-Maura Gillison, MD, PhD
It is not clear why HPV-associated oropharyngeal cancer has a better prognosis. In the trial, HPV-positive patients were younger, mostly Caucasian, and had improved performance status and smaller tumors. Dr. Gillison said that these factors could have a positive influence on survival.
The retrospective correlative analysis of Radiation Therapy Oncology Group (RTOG) 0129, presented by Dr. Gillison, focused on outcome according to HPV status. The randomized study included 206 patients with cancers positive for HPV (96% were HPV 16-positive) and 117 patients with HPV-negative cancers. All patients received radiotherapy plus chemotherapy with high-dose cisplatin. At two years, significantly more patients were alive in the HPV-positive group: 87.9% versus 65.8% in the HPV-negative group. Median two-year progression-free survival was 71.8 months for the HPV-positive group and 50.4 months for the HPV-negative group.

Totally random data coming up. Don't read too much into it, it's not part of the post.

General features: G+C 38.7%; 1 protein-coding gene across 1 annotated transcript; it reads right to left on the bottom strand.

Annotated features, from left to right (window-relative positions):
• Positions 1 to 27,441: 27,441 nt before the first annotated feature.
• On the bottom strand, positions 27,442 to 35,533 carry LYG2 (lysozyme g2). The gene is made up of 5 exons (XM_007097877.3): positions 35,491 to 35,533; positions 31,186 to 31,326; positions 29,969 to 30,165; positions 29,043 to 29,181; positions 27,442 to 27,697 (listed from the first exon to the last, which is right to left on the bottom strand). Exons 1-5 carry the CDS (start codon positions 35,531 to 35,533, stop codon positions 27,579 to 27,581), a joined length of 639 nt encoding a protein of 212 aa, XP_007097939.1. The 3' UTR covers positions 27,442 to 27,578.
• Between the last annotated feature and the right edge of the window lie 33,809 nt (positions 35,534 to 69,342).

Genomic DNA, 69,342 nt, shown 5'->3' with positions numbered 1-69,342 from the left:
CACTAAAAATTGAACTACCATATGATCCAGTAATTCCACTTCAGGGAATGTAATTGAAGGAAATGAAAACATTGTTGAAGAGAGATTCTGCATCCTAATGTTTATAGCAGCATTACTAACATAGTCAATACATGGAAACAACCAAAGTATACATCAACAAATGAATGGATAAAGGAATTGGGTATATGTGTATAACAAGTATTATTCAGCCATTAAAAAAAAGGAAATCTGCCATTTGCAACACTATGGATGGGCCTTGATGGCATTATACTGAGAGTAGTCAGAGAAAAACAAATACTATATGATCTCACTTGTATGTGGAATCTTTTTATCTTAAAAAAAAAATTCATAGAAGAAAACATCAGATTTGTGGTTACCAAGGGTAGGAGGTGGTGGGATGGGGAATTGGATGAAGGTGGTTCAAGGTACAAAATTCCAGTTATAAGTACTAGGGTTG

The difference in survival favoring the HPV-positive group increased over time. By five years, a 29% difference favored those who were HPV-positive. Overall five-year survival was greater than 75% in HPV-positive patients versus less than 50% in those who were HPV-negative.| ← Previous | | | Next → | Single Page